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Positive and negative life events and personality traits in predicting course of depression and anxiety

Authors


Philip Spinhoven, PhD, Leiden University, Institute of Psychology, Wassenaarseweg 52, 2333 AK Leiden, the Netherlands.
E-mail: spinhoven@fsw.leidenuniv.nl

Abstract

Spinhoven P, Elzinga BM, Hovens JGFM, Roelofs K, van Oppen P, Zitman FG, Penninx BWJH. Positive and negative life events and personality traits in predicting course of depression and anxiety.

Objective:  To examine the prognostic value of personality dimensions and negative and positive life events for diagnostic and symptom course trajectories in depressive and anxiety disorder.

Method:  A total of 1209 subjects (18–65 years) with depressive and/or anxiety disorder were recruited in primary and specialized mental health care. Personality dimensions at baseline were assessed with the NEO-FFI and incidence and date of life events retrospectively with a structured interview at 2-year follow-up. DSM-IV-based diagnostic interviews as well as life chart assessments allowed course assessment at both the diagnostic and symptom trajectory level over 2 years.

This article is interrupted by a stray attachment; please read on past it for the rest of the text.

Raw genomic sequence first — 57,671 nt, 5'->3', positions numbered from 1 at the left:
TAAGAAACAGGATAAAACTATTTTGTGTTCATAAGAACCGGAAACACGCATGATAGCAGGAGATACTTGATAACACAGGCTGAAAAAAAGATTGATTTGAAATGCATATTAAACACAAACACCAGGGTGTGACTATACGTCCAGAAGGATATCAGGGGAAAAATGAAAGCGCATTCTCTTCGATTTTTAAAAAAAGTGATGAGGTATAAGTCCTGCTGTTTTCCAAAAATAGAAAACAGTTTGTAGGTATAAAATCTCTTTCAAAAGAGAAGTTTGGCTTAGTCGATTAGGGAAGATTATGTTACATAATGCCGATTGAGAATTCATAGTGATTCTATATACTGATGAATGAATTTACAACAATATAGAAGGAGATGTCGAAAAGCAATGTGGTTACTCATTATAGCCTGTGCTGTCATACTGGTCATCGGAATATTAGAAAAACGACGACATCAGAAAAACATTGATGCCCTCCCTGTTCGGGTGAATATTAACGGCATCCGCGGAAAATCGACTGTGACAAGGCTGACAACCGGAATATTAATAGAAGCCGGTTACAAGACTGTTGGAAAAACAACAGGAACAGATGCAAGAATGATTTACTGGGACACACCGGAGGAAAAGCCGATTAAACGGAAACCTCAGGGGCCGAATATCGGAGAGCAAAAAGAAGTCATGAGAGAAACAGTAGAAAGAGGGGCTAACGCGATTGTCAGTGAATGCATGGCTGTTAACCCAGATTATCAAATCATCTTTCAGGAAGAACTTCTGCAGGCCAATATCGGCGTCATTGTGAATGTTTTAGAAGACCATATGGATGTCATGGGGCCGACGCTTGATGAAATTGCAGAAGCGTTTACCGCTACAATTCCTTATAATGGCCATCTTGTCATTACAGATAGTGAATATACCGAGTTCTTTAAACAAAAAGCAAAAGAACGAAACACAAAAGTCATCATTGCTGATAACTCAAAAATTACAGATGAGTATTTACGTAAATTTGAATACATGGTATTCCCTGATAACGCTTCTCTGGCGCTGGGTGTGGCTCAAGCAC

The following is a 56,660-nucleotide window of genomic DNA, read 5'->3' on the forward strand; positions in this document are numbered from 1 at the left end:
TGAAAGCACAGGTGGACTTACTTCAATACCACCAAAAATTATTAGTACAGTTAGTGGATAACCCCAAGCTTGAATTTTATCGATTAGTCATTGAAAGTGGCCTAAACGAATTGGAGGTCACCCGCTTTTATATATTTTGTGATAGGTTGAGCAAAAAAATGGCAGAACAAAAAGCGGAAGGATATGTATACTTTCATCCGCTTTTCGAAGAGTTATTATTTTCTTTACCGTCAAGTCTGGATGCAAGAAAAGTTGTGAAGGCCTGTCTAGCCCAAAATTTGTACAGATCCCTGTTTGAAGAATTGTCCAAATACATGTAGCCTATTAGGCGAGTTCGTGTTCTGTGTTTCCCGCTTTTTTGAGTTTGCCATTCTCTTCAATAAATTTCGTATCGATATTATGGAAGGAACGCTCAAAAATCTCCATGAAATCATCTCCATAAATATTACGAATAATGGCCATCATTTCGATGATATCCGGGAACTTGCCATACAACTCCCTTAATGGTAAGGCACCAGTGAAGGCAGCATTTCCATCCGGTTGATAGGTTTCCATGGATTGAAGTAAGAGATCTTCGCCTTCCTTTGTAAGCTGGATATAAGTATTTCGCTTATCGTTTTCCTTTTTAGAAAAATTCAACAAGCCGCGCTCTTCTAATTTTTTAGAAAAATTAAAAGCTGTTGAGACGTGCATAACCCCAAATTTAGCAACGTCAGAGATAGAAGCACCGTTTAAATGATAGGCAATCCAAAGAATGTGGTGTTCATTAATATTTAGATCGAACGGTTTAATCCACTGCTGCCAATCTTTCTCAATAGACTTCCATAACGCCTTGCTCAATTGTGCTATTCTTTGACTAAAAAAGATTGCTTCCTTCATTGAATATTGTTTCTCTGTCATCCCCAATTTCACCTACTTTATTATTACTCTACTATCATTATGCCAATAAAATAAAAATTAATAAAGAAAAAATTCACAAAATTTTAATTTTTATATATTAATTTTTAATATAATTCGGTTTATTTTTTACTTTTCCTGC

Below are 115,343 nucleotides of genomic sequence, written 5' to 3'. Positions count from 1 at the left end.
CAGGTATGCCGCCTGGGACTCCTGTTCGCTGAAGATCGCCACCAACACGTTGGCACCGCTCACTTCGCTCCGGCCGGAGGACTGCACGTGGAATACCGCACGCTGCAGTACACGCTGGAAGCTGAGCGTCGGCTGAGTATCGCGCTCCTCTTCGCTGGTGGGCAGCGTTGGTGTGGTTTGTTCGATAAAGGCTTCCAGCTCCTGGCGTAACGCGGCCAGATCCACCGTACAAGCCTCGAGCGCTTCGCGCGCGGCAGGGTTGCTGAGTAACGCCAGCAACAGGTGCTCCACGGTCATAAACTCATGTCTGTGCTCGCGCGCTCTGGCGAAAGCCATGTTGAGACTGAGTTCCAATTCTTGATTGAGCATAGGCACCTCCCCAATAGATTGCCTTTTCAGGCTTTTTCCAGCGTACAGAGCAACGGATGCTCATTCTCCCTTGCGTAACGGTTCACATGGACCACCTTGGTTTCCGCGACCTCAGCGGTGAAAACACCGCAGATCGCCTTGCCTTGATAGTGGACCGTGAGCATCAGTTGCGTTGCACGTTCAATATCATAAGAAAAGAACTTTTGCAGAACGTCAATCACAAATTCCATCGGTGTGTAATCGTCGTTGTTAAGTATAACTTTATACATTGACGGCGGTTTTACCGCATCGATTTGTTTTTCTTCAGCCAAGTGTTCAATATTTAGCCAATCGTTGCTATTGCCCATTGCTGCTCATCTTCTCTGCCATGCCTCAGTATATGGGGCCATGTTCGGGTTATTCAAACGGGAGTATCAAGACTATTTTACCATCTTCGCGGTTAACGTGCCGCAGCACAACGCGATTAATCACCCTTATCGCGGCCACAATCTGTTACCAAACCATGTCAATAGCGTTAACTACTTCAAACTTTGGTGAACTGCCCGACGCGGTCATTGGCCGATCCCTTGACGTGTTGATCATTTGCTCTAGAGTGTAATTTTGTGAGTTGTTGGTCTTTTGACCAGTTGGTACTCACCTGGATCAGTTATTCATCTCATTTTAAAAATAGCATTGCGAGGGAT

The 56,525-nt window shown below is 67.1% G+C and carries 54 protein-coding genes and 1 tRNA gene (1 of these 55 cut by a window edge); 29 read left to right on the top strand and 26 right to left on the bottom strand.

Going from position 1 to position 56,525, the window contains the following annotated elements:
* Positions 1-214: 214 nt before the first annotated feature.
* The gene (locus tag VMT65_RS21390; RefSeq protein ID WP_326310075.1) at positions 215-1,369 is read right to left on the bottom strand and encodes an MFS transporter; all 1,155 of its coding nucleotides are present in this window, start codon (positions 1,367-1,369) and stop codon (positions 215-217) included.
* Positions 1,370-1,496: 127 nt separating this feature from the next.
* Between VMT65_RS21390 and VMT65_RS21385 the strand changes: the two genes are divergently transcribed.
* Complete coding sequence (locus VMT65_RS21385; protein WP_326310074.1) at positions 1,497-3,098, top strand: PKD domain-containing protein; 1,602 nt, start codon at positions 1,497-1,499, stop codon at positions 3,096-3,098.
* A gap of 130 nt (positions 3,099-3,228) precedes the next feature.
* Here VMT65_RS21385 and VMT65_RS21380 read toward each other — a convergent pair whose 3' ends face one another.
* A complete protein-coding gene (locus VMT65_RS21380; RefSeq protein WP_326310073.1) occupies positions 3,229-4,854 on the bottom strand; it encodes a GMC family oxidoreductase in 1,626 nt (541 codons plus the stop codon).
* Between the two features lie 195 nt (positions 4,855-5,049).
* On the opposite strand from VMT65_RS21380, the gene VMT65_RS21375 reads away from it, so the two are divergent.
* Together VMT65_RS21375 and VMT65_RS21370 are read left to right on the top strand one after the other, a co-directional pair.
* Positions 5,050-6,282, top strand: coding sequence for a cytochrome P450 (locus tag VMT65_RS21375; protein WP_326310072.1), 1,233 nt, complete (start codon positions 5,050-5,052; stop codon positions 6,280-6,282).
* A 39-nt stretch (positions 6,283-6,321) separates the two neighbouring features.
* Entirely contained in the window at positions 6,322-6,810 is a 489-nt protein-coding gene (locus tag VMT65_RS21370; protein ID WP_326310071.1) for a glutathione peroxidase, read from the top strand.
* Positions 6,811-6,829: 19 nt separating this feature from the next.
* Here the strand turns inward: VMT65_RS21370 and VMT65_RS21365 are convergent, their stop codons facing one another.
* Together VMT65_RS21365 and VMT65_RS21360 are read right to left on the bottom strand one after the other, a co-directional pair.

Results:  Life events were significantly related to diagnostic and symptom course trajectories of depression and anxiety also after correcting for sociodemographic and clinical characteristics. Only negative life events prospectively predicted longer time to remission of depressive disorder. Prospective associations of neuroticism and extraversion with prognosis of anxiety and depression were greatly reduced after correcting for baseline severity and duration of index disorder. Personality traits did not moderate the effect of life events on 2-year course indicators.

Conclusions:  Negative life events have an independent effect on diagnostic and symptom course trajectories of depression and to a lesser extent anxiety unconfounded by sociodemographic, clinical, and personality characteristics.

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